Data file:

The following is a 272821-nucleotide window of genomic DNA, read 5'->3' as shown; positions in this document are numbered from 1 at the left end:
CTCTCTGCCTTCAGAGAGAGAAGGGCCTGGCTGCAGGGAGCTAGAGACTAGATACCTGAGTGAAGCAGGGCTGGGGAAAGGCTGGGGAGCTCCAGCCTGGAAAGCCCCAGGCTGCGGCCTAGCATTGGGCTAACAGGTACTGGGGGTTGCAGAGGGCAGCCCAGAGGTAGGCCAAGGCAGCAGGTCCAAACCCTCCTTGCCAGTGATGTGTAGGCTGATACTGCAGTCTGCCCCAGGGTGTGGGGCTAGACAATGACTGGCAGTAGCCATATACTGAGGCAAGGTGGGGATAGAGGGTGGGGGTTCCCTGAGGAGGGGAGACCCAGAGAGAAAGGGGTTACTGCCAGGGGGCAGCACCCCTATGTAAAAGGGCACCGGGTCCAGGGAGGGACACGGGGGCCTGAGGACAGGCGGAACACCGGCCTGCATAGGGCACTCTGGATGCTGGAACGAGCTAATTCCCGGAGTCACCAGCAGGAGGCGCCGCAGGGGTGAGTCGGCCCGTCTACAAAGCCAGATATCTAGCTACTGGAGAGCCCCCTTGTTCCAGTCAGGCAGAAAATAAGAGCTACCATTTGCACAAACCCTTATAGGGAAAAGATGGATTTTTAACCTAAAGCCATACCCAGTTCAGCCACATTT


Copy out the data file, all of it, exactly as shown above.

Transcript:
The following is a 272821-nucleotide window of genomic DNA, read 5'->3' as shown; positions in this document are numbered from 1 at the left end:
CTCTCTGCCTTCAGAGAGAGAAGGGCCTGGCTGCAGGGAGCTAGAGACTAGATACCTGAGTGAAGCAGGGCTGGGGAAAGGCTGGGGAGCTCCAGCCTGGAAAGCCCCAGGCTGCGGCCTAGCATTGGGCTAACAGGTACTGGGGGTTGCAGAGGGCAGCCCAGAGGTAGGCCAAGGCAGCAGGTCCAAACCCTCCTTGCCAGTGATGTGTAGGCTGATACTGCAGTCTGCCCCAGGGTGTGGGGCTAGACAATGACTGGCAGTAGCCATATACTGAGGCAAGGTGGGGATAGAGGGTGGGGGTTCCCTGAGGAGGGGAGACCCAGAGAGAAAGGGGTTACTGCCAGGGGGCAGCACCCCTATGTAAAAGGGCACCGGGTCCAGGGAGGGACACGGGGGCCTGAGGACAGGCGGAACACCGGCCTGCATAGGGCACTCTGGATGCTGGAACGAGCTAATTCCCGGAGTCACCAGCAGGAGGCGCCGCAGGGGTGAGTCGGCCCGTCTACAAAGCCAGATATCTAGCTACTGGAGAGCCCCCTTGTTCCAGTCAGGCAGAAAATAAGAGCTACCATTTGCACAAACCCTTATAGGGAAAAGATGGATTTTTAACCTAAAGCCATACCCAGTTCAGCCACATTT